Educators with Acero Schools picket outside Veterans Memorial Charter School Campus in December. The Acero strike was the first charter teacher strike in the nation. | Tyler LaRiviere

EDITORIAL: Why charter school supporters worry about the next mayor of Chicago

SHARE EDITORIAL: Why charter school supporters worry about the next mayor of Chicago
SHARE EDITORIAL: Why charter school supporters worry about the next mayor of Chicago

When we read what 14 mayoral candidates had to say about charter schools, we better understood why wealthy supporters of charters are pouring money into the city elections.

They want to save a movement that’s in hot water and likely to get hotter. Only a handful of the candidates expressed much enthusiasm for charter schools.

Members of the pro-charter Walton family, heirs to the Walmart fortune, are shoring up — with $1 million in December and counting — the PACs associated with the Illinois Network of Charter Schools, as Sun-Times Washington Bureau Chief Lynn Sweet recently wrote.


Chicago has 122 privately run, publicly funded charter schools, and they’re losing a strong ally in outgoing Mayor Rahm Emanuel.

They’re also in a battle for survival, just like neighborhood schools, as enrollment in Chicago Public Schools continues to plummet and a five-year moratorium on school closings draws to a close. Meanwhile, CEO Janice Jackson has promised tougher scrutiny on charters that fail to meet academic standards

In an Editorial Board questionnaire emailed to the 18 mayoral candidates, we asked, “What is the appropriate role of charter schools within the Chicago Public Schools system?” Fourteen candidates responded.

Only three candidates expressed support of charters without pointed caveats: Bill Daley, Garry McCarthyand John Kenneth Kozlar. Kozlar didn’t mention charters specifically, but he embraced a central tenet of the charter movement: giving parents school choice through competition.

“Competition within our education is much needed,” he wrote, “so that schools in every area can be good schools.”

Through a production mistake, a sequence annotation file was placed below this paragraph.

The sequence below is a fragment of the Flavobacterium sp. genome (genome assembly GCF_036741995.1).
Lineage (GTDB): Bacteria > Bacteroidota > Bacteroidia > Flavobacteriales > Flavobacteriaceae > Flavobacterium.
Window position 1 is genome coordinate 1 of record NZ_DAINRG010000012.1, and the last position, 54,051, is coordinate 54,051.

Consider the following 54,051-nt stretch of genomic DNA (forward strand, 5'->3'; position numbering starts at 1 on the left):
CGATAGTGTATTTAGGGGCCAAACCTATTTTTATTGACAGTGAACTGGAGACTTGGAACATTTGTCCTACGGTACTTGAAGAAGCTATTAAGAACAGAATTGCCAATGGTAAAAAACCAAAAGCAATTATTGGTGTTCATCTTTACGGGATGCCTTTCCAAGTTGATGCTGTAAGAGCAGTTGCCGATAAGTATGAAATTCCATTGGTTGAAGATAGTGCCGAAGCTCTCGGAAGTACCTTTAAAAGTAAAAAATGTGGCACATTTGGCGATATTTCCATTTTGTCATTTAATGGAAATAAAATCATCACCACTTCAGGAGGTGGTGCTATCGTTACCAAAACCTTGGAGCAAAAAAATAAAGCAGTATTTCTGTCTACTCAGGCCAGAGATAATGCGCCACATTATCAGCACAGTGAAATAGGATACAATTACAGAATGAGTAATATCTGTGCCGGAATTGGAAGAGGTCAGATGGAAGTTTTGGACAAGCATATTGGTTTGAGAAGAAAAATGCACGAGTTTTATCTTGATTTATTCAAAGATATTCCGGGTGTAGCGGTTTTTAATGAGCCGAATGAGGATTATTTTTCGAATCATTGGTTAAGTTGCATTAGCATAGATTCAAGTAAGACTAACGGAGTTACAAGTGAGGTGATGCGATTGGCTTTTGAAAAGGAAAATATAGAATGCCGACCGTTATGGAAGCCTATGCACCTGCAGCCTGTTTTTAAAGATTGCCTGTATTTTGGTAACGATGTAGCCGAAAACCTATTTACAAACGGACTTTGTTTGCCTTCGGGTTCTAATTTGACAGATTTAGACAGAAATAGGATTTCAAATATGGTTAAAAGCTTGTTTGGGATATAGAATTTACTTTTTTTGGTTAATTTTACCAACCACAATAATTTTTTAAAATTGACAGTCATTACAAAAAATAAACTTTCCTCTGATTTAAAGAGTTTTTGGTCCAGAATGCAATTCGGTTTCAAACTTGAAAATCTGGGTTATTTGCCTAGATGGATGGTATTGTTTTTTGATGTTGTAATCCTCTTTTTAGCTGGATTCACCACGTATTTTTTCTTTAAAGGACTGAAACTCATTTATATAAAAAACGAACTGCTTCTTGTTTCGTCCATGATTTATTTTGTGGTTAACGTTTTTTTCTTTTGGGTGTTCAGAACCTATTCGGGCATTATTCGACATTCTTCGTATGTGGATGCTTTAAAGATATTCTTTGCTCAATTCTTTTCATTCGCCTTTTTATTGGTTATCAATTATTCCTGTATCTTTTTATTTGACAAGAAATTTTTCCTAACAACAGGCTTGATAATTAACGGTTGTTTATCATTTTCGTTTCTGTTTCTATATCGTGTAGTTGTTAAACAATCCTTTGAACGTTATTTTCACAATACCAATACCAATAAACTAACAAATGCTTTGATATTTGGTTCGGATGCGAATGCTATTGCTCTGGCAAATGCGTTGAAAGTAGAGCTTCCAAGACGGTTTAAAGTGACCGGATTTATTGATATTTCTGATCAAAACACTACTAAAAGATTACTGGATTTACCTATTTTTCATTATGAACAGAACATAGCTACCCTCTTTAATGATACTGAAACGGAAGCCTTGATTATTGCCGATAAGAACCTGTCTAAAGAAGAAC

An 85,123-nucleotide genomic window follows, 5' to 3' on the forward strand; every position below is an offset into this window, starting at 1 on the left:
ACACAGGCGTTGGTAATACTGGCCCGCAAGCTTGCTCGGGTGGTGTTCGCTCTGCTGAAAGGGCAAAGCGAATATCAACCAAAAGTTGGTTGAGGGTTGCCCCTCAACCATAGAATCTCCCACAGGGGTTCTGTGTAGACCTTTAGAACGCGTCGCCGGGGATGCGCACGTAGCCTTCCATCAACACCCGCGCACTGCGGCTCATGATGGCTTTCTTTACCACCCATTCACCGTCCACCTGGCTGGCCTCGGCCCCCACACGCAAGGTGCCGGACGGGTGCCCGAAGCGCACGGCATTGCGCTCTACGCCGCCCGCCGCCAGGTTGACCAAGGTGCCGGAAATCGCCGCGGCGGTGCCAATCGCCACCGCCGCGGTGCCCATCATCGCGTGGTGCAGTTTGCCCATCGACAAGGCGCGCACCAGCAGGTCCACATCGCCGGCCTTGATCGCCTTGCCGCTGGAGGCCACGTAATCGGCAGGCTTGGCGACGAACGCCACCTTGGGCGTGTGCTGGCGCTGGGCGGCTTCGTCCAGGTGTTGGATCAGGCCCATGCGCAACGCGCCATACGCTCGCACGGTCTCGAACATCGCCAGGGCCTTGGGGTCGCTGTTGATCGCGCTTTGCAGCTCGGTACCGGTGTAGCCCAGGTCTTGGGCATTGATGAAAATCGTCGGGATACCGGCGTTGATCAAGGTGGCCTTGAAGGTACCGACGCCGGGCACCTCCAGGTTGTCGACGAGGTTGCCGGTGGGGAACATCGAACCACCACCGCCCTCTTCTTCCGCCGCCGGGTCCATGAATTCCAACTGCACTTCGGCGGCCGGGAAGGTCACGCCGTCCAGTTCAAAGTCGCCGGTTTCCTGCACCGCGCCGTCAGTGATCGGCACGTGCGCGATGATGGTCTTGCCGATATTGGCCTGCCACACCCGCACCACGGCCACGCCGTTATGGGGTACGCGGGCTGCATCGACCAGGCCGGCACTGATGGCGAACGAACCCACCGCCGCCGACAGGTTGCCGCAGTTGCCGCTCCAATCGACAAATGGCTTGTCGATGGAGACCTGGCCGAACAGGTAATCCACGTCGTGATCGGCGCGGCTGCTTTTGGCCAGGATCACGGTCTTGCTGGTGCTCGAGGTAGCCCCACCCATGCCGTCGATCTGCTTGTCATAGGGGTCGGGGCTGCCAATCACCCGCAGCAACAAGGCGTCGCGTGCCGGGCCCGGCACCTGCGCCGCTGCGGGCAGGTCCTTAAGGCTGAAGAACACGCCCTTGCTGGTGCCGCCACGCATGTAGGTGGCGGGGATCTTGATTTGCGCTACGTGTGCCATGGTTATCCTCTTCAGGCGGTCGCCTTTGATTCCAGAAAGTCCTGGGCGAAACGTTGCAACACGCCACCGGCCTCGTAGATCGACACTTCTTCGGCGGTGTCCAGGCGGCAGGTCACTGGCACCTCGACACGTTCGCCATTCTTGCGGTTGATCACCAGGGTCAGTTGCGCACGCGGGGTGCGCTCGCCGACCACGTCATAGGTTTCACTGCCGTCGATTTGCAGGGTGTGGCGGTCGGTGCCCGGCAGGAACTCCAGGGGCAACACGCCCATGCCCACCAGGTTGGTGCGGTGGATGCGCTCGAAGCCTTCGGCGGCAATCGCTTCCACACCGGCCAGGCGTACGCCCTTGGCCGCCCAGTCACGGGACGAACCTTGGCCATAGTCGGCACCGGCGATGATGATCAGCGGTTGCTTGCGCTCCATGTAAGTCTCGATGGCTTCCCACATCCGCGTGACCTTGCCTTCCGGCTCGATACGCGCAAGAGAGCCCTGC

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Daley wrote: “It’s time to move beyond the debate of charters vs. traditional public schools and recognize that they are all public schools. Parents just want a good school and the debate should focus on what is in the best interests of kids.”

And McCarthy, saying that his views on charters “evolved” as he saw more labor union involvement, wrote that charters “can be good neighborhood schools, especially in communities where neighborhood schools have been closed.” McCarthy, though, didn’t say why charters might make sense in those neighborhoods, and the logic is not obvious, given that those neighborhood schools usually were closed because of under-enrollment.

Dorothy Brown, Amara EnyiaandToni Preckwinkle clearly are more skeptical, having little or nothing good to say about charters.

Brown wrote that she opposes charters and supports more unionizing by charter school teachers. That’s a trend in full swing here in Chicago, where the nation’s first strike by charter teachers recently was settled.

Preckwinkle, who has been endorsed by the Chicago Teachers Union, wrote that charters are“a weapon for corporate privatization of education.” She called for “a freeze on any new charter schools until a fully elected school board can be implemented.”

Enyia did not make clear what role charters should play in Chicago, but she offered an extended critique. “With few exceptions,” she wrote, charters create a “separate and unequal” education system that reinforces class and racial bias.

Six candidates took more of a middle ground on charters. Gery Chico, Bob Fioretti, Jerry Joyce,Lori Lightfoot, Paul Vallas, La Shawn Ford and Susana Mendoza saw some good in charters, with caveats or restrictions.

Chico, alongtime charter supporter, said he would call for a “a full review of all charters before opening new ones.” Fioretti said there should be a moratorium on charters until the next mayor has an “education strategy.”

Lightfoot wrote that charters “play a significant role in educating our children,” but she said she would impose a freeze on new charters. “We must change the relationship between CPS and charters,” she wrote, somewhat vaguely.

Joycewrote that charters can play a role in education, but “to avoid unfair competition with neighborhood schools, the field should be leveled. Things like residency requirements and administrative pay should be subject to similar regulations as traditional CPS schools.”

Vallas, also known as a charter schools proponent, said Chicago shouldn’t open new schools “of any type until the district has a long-term plan to deal with over-capacity.” But Vallas also left the door open: “I would support existing high-performing charters taking over failing existing charter schools with ‘no displacement of children’ and would under certain circumstances support the opening of a new charter to address the needs of displaced students who are currently not being served.”

Ford wrote that he sees advantages to charter schools but believes the city has enough. “We need renewed attention to our neighborhood schools,” he wrote.

Mendoza, too, wants to prioritize neighborhood schools. She wrote that she supports the charter school cap that the CTU won in its latest contract, as well as unionization by charter school teachers.

Willie Wilson wrote nothing about where he stands on charter schools. In his response to our question about charter schools, he focused on other education issues.

We urge you to read the 14 full responses here.

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